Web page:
Guilford plans to purchase rival

Analysts' questions over Gliatech deemed misdirected

Biomedicine

May 31, 2000|By Julie Bell | Julie Bell,SUN STAFF

Baltimore-based Guilford Pharmaceuticals Inc., convinced that recent questions about a competitor's main drug are much ado "about absolutely nothing," announced plans yesterday to acquire the rival - Cleveland-based Gliatech Inc.

The stock-for-stock deal, valued at $185 million at yesterday's closing prices, would leave Guilford with three products on the market and nine in various stages of testing on patients. The companies' combined revenue last year was $58.6 million.

"I think Guilford probably got a good deal on this," Legg Mason Wood Walker analyst Stefan D. Loren said, referring to the agreement that will give Gliatech shareholders 1.38 shares of Guilford common stock for every share of Gliatech they own. "This deal was crafted when both stocks were quite a bit higher."

Shares of Guilford dipped nonetheless, losing $1.375 yesterday to close at $14.125. Shares of Gliatech rose $2.375 to $18.75.

The definitive agreement, subject to both government and shareholder approvals, is expected to close in the third quarter.

Gliatech produces and sells absorbable medical devices designed to inhibit adhesions and scarring after surgery. Guilford develops therapeutic and diagnostic products to treat neurological diseases.

Guilford aims to combine most operations here by year's end, increasing the number of full-time jobs in Baltimore to 300 from 240. The combined company would continue to operate a manufacturing plant built by Gliatech in Solon, Ohio.

Guilford Chief Executive Officer Craig Smith would remain president and CEO of the company, while Gliatech Chairman and CEO Thomas O. Oesterling would get a board seat and a management role in strategic planning, the company said.

Smith said the acquisition is expected to raise Guilford's earnings. The company reported a net loss of $7.9 million on revenue of $3.3 million in the first quarter, including nonrecurring revenue of $1 million related to a milestone payment for getting regulatory approval of its major drug in Spain.

Guilford's Gliadel, a nickel-size wafer that carries a potent chemotherapy drug, already is approved for use in patients with a severe and aggressive form of brain cancer in the United States. It is implanted in the brain at the site of a removed tumor, allowing it to release the drug and dissolve over time.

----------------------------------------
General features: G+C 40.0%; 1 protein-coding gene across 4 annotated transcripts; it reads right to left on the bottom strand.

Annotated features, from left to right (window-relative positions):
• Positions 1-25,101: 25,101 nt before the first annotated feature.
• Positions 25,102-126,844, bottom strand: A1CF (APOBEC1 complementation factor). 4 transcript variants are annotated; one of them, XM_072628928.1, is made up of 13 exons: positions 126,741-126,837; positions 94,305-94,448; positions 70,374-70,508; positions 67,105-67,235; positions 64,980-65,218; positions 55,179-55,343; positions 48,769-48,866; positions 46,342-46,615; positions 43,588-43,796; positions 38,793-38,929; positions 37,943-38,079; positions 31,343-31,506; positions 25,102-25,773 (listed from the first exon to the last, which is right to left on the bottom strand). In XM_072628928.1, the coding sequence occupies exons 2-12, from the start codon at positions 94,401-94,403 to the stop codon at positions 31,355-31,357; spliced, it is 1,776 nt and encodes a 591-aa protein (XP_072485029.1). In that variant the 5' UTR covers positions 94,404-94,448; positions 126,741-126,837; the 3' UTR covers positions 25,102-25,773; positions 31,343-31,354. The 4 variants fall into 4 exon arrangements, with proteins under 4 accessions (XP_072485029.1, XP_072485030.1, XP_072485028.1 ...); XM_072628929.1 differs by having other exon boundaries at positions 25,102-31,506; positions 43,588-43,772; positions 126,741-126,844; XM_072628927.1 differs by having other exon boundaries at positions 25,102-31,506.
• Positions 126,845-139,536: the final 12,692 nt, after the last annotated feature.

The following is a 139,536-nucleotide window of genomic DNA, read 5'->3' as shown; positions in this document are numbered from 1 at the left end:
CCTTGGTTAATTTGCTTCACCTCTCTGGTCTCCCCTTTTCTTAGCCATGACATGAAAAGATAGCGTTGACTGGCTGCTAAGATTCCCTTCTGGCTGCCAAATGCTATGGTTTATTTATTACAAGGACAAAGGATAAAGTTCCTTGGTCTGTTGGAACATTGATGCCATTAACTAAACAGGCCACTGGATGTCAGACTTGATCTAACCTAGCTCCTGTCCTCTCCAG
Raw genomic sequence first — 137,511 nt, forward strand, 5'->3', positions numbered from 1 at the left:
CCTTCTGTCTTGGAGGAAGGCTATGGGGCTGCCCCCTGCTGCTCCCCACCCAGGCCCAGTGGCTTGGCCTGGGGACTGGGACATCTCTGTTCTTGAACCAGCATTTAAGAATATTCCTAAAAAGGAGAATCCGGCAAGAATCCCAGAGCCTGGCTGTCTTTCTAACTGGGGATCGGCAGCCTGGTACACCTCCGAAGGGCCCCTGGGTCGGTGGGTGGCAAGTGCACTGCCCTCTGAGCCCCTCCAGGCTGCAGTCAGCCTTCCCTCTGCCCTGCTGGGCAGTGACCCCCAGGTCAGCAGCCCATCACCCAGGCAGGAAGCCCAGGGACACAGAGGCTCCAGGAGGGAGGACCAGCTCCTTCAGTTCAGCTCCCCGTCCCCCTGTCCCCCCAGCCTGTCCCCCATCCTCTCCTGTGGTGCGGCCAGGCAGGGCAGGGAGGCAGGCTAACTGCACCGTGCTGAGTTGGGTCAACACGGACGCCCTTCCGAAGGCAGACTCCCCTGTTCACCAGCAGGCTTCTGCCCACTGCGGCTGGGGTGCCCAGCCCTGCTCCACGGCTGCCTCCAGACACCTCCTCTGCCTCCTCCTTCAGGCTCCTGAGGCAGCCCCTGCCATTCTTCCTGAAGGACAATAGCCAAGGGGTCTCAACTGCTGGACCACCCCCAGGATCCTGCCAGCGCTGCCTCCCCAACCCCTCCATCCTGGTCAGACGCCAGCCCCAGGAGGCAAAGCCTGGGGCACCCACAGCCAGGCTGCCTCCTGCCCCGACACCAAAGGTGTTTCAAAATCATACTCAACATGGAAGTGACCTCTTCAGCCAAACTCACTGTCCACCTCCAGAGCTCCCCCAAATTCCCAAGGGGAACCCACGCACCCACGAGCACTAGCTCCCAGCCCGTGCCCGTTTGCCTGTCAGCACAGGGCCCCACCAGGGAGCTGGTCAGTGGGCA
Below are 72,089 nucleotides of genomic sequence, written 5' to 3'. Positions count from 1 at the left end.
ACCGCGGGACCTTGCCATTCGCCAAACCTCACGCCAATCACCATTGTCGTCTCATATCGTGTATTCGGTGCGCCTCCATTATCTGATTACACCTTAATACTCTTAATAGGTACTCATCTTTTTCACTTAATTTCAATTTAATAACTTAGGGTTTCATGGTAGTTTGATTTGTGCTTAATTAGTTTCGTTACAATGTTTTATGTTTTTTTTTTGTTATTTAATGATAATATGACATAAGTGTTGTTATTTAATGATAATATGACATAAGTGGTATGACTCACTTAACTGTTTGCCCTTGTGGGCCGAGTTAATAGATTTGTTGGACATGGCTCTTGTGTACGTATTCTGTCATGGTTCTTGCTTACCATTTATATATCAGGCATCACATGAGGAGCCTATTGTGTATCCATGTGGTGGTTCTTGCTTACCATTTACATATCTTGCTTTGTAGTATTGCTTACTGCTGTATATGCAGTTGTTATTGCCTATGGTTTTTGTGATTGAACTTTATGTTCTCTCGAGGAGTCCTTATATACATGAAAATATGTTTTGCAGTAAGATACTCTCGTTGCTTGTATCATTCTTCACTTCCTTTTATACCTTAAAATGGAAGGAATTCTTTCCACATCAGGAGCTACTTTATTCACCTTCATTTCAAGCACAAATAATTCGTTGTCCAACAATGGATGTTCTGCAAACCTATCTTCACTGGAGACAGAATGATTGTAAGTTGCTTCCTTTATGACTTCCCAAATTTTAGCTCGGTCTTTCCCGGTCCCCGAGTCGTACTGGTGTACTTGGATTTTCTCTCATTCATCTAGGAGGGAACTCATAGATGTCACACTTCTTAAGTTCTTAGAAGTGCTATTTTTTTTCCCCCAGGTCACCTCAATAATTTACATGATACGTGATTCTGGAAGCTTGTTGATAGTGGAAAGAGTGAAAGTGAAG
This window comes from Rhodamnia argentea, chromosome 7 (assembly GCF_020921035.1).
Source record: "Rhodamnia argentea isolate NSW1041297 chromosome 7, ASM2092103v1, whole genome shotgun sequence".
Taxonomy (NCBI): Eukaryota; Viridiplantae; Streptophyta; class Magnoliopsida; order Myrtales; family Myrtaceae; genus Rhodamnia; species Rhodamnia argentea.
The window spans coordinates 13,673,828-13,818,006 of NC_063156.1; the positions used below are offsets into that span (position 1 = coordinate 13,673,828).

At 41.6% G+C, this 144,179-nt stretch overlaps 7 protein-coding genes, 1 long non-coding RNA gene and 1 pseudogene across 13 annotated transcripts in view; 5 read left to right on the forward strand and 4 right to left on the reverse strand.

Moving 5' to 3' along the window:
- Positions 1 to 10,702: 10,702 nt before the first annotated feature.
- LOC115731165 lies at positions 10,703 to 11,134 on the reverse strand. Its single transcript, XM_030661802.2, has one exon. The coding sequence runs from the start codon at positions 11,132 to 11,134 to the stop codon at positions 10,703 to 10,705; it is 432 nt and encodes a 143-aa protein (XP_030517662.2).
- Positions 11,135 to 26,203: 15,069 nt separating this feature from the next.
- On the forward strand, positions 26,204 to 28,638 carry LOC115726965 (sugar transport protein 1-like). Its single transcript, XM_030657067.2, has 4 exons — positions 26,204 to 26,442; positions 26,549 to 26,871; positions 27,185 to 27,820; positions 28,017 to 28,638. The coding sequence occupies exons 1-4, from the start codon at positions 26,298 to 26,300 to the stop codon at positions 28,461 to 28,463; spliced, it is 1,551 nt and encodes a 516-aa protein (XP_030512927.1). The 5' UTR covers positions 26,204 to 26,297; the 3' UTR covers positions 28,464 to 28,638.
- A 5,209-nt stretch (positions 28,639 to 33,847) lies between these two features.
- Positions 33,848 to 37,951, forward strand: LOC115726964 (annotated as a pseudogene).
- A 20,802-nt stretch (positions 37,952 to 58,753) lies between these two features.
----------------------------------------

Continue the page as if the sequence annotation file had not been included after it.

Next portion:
Gliatech has two products on the market, both polymer gels designed to inhibit the development of painful scar tissue after surgery. One, Adcon-T/N, has been approved for use in tendon and peripheral nerve surgery in 28 countries outside the United States, while Adcon-L has been approved for use in 29 countries including this one.

It is Adcon-L that has generated a stir for Gliatech. First, the contractor Gliatech had hired to make the substance at a manufacturing plant in the Netherlands received a warning letter from the Food and Drug Administration, leading to a ban on U.S. imports of Adcon-L.

Smith described the problems as "procedural" and said they had been resolved.

European Medical Contract Manufacturing, the contractor, resumed shipments of Adcon-L to the United States in December 1999 after a reinspection of the plant, Gliatech said in filings with the government.

Then a controversy erupted over whether the use of Adcon-L - regulated as a medical device and not a drug - makes it difficult for rare surgical nicks of the spinal-cord lining, known as the dura mater, to heal.

Surgeons, in an extremely small percentage of spinal-cord surgeries, inadvertently rupture the dura when operating, leading to leakage of cerebrospinal fluid that can cause headaches and - in some cases - infection for patients.

Some analysts said they lost faith in the company's management, and Gliatech's stock suffered. But yesterday, Smith said his company's extensive review of company and FDA documents, as well as inspection of Gliatech's plants, led Guilford to conclude that problems with Gliatech's manufacturing procedures are behind it and that there is no evidence that Adcon-L inhibits healing of nicks to the dura.

"The bottom line from my perspective," Smith said, "is that much ado has been made about absolutely nothing."

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